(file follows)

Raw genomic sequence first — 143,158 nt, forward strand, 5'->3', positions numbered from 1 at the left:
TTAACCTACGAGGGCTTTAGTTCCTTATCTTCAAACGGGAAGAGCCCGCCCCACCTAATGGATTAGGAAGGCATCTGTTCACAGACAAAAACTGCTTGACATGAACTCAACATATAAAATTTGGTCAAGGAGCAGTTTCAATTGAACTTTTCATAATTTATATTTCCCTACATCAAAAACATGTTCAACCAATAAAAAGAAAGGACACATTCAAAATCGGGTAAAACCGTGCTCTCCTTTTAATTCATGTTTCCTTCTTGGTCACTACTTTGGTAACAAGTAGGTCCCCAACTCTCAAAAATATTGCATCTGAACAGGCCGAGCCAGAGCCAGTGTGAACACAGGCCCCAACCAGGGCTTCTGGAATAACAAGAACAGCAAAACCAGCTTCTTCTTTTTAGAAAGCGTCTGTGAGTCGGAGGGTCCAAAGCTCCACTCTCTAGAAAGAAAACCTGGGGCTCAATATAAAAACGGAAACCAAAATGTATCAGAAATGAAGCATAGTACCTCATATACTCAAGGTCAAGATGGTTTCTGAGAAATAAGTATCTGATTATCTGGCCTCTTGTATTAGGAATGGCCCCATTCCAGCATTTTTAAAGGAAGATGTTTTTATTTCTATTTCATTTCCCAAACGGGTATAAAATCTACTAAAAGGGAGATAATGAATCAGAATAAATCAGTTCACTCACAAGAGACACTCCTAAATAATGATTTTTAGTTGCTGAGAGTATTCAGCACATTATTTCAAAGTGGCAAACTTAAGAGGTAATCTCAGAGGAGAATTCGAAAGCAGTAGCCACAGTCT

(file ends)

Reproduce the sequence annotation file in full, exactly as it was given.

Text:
Raw genomic sequence first — 143,158 nt, forward strand, 5'->3', positions numbered from 1 at the left:
TTAACCTACGAGGGCTTTAGTTCCTTATCTTCAAACGGGAAGAGCCCGCCCCACCTAATGGATTAGGAAGGCATCTGTTCACAGACAAAAACTGCTTGACATGAACTCAACATATAAAATTTGGTCAAGGAGCAGTTTCAATTGAACTTTTCATAATTTATATTTCCCTACATCAAAAACATGTTCAACCAATAAAAAGAAAGGACACATTCAAAATCGGGTAAAACCGTGCTCTCCTTTTAATTCATGTTTCCTTCTTGGTCACTACTTTGGTAACAAGTAGGTCCCCAACTCTCAAAAATATTGCATCTGAACAGGCCGAGCCAGAGCCAGTGTGAACACAGGCCCCAACCAGGGCTTCTGGAATAACAAGAACAGCAAAACCAGCTTCTTCTTTTTAGAAAGCGTCTGTGAGTCGGAGGGTCCAAAGCTCCACTCTCTAGAAAGAAAACCTGGGGCTCAATATAAAAACGGAAACCAAAATGTATCAGAAATGAAGCATAGTACCTCATATACTCAAGGTCAAGATGGTTTCTGAGAAATAAGTATCTGATTATCTGGCCTCTTGTATTAGGAATGGCCCCATTCCAGCATTTTTAAAGGAAGATGTTTTTATTTCTATTTCATTTCCCAAACGGGTATAAAATCTACTAAAAGGGAGATAATGAATCAGAATAAATCAGTTCACTCACAAGAGACACTCCTAAATAATGATTTTTAGTTGCTGAGAGTATTCAGCACATTATTTCAAAGTGGCAAACTTAAGAGGTAATCTCAGAGGAGAATTCGAAAGCAGTAGCCACAGTCT